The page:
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ERIC Number: ED162809
Record Type: RIE
Publication Date: 1978-Nov
Pages: 10
Abstractor: N/A
Reference Count: 0
ISBN: N/A
ISSN: N/A
Contributions of Recent Metro/Nonmetro Migrants to the Nonmetro Population and Labor Force.
Bowles, Gladys K.
Agricultural Economics Research, v30 n4 Oct 1978
An assessment of contributions of metro/nonmetro migrants to the population and labor force of nonmetro localities is presented in narrative and tables, with data based on special tabulations from the March 1975 Current Population Survey of the Bureau of the Census. Migrants are described in terms of characteristics (compared by race, sex, age, education, region of previous residence, employment rate), replacement of nonmetro population lost through outmigration, occupation, and income. Statistics reveal that one-eighth of the 1975 nonmetro population lived in metro areas five years earlier, and that metro/nonmetro migrants more than replaced the 5.1 million persons moving in the opposite direction, except among young adults, blacks, and college educated persons. In occupation, industry, and income attributes, migrants did not have a negative impact on the nonmetro population. High proportions were in white-collar occupations and industries, and average income was no less than that of the total nonmetro population. Remarkable similarity was noted in incomes of metro/nonmetro migrants and persons moving in the opposite direction. Replacement was nominally higher among people remaining within the North and West than in the South, but in regional exchanges, the South gained at the expense of the rest of the country. (Author/RS)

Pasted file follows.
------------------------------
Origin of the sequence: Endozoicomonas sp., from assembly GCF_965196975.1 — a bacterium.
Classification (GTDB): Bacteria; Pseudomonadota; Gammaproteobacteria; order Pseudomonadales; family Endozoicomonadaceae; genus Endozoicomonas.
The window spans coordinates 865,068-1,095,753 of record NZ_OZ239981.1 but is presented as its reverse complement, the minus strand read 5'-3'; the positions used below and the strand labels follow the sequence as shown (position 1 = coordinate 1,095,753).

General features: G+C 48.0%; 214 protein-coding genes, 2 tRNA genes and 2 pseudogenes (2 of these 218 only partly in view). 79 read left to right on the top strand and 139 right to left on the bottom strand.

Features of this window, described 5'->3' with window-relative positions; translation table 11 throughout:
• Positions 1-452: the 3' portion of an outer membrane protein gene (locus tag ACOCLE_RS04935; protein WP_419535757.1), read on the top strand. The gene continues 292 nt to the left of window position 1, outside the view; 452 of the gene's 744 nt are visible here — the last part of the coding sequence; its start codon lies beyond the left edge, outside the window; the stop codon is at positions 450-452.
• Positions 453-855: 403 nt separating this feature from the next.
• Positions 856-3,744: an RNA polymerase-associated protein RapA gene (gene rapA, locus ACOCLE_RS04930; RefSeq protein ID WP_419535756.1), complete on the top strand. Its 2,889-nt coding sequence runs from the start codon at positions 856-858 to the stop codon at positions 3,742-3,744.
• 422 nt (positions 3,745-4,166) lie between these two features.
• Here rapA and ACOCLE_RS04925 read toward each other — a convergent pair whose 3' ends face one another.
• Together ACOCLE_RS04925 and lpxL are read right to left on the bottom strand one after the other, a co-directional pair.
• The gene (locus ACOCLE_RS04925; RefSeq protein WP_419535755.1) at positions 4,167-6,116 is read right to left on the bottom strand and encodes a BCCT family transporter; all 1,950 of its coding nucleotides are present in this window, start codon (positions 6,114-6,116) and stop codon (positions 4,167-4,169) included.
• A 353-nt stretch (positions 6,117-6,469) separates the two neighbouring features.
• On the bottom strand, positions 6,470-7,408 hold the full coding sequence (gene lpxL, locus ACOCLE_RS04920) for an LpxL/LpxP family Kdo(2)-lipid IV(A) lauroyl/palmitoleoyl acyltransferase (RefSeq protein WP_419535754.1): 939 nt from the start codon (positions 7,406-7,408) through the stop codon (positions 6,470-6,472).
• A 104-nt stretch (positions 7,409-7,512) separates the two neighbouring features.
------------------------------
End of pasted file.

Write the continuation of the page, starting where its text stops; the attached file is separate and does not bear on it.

Publication Type: Numerical/Quantitative Data
Education Level: N/A
Audience: N/A
Language: English
Sponsor: Georgia Univ., Athens. Inst. for Behavioral Research.; Economics, Statistics, and Cooperatives Service (USDA), Washington, DC.
Authoring Institution: N/A
Identifiers: Nonmetropolitan Population
Note: Not available in hard copy due to small print size and colored paper in original document; Modified version of a paper presented at the annual meeting of the Population Association of America (Atlanta, Georgia, April, 1978)